Dzongkhag retracts school closure decision

The primary school, however, will now continue as an extended classroom

Education: Following an appeal from parents of 12 students to not close Banjar primary school in Mongar, the dzongkhag decided to keep the school open, but as an extended classroom, starting this academic session.

Farmer Sithar Dorji, 50, said some parents have already sent their children to their relatives in Samdrupjongkhar and Thimphu for schooling, while others have kept their children home.

“If the school had informed and consulted the people before taking a decision, we wouldn’t have wasted anyone’s time,” he said.

DEO Dorji Passang said the decision to close the school was arrived at after the school was short of one child to meet the required number of 10 students for an ECR.

“The school has only nine students, four in class I and five in class II,” Dorji Passang said. “But after the villagers requested, we retained the class III student and reopened the school as an ECR for the academic session.”

But he said that, even if the lone class III student had remained in the village school, he would need a teacher to teach him mathematics, English, Dzongkha and EVS. “The quality and knowledge he’d receive here wouldn’t be up to the mark,” he said. “He’d get better education if he joins a primary school.”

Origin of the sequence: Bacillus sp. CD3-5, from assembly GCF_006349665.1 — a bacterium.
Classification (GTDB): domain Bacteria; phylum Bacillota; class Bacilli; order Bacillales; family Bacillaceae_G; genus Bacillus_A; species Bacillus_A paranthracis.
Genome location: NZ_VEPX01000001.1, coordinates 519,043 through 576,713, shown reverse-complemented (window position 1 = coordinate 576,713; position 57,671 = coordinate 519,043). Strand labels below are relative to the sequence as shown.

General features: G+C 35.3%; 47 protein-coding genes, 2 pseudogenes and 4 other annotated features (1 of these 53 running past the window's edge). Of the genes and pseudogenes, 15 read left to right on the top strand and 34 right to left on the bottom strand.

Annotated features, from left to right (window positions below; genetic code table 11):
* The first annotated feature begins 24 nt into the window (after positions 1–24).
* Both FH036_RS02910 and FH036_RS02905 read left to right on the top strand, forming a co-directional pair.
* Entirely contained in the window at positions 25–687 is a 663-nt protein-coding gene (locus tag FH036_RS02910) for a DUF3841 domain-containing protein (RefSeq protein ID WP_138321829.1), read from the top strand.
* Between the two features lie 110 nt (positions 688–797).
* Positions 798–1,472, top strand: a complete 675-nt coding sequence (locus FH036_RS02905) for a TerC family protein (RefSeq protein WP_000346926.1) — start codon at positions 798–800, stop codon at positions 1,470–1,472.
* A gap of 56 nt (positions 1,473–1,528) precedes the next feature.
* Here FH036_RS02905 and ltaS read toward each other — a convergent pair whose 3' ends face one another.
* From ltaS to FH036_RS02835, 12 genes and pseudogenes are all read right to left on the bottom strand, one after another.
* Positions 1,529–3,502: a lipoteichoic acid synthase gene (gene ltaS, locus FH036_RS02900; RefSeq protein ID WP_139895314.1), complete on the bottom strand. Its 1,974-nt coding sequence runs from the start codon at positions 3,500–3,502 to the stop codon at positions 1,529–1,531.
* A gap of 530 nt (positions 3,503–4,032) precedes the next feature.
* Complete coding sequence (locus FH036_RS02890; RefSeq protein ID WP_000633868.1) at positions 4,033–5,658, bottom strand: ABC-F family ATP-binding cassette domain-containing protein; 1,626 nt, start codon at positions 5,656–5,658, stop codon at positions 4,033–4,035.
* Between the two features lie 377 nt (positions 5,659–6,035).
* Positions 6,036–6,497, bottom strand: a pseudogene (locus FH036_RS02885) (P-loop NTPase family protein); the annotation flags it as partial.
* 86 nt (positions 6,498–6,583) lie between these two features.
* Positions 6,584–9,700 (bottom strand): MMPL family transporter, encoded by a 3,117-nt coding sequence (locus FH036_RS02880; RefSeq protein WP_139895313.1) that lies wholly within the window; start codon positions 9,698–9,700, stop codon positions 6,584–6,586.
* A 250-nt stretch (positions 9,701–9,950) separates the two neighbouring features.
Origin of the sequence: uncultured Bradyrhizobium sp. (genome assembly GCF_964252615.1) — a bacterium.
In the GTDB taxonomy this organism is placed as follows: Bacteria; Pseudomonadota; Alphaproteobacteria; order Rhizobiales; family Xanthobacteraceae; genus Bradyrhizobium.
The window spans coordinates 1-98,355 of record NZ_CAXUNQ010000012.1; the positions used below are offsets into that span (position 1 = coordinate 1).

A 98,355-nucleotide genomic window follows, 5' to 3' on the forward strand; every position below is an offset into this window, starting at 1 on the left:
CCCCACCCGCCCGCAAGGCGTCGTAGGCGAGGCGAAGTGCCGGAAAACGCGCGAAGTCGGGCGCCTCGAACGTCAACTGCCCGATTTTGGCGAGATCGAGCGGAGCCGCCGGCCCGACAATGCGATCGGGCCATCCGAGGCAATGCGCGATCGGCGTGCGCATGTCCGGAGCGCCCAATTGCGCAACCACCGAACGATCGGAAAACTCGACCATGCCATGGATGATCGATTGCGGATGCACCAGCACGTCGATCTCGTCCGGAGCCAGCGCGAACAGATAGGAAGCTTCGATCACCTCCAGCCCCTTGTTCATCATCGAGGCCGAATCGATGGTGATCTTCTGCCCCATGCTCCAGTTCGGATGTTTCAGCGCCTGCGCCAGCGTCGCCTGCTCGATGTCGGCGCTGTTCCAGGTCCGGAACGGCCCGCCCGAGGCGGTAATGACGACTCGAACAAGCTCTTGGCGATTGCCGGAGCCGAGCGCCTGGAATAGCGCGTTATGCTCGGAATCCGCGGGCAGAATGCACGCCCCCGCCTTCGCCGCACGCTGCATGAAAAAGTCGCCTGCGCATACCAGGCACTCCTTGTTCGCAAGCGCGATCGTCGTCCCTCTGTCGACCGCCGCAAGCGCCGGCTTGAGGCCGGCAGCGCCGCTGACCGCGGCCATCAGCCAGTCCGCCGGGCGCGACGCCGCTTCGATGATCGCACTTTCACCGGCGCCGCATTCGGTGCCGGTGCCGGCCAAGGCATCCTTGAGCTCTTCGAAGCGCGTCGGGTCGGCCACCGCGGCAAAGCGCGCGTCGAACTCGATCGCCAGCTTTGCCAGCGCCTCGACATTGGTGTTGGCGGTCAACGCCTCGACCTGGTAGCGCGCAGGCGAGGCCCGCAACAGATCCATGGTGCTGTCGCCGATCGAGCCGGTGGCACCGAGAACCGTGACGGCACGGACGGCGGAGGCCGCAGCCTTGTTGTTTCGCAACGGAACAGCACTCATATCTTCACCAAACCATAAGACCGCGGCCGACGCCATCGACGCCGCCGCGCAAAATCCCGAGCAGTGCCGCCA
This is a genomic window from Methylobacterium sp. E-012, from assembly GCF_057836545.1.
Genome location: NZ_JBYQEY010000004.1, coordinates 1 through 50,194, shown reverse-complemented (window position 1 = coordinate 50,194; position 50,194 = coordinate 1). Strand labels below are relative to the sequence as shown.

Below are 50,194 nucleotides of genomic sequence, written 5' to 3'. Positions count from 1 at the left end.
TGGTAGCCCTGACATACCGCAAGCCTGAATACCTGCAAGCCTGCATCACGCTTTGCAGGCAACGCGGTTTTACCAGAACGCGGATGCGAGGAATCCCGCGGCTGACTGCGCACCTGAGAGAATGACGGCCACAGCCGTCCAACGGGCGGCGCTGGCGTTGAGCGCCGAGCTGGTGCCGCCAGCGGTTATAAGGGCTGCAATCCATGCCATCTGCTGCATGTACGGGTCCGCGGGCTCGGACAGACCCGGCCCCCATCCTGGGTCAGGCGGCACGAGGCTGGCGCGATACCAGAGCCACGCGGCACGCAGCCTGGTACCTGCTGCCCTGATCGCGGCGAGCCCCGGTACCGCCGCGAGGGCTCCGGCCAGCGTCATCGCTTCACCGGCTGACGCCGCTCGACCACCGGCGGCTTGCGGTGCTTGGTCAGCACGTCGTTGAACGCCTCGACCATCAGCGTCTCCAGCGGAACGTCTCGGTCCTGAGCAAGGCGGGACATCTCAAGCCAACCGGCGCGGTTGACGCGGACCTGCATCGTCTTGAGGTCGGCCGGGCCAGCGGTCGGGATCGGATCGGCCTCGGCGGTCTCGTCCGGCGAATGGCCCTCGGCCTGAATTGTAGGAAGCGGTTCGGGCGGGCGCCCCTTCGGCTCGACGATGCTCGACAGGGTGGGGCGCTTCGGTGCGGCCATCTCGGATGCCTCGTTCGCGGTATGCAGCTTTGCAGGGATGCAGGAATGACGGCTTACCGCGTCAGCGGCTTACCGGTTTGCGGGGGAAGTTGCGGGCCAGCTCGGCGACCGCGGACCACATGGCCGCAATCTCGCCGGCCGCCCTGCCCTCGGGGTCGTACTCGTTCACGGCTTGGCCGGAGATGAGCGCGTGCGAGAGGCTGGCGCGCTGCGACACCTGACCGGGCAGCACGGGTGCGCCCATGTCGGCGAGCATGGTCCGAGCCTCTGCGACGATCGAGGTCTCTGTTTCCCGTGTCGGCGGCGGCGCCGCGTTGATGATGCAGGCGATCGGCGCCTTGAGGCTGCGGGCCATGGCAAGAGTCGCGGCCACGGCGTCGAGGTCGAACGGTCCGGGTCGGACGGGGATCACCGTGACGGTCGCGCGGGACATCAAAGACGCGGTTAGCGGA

Worried about their children’s schooling, a group of 12 villagers had travelled to Mongar, about 77km from their village, to appeal to the dzongkhag administration to reopen their community school.

A mother of three, Ngawang Tshomo, 30, said that her eight-year old son could now stay home and attend school in the care of the parents. “I was worried about leaving behind my son in a boarding school in Tsamang,” she said.

Another parent, Tshering Leki said her son was lucky to be able to continue his studies from home. “I’d otherwise decided to keep my seven-year-old son at home throughout his life.”

DEO Dorji Passang said, by mid-March, the school would reopen when a new teacher reports to the dzongkhag.

By Tashi Phuntsho

 

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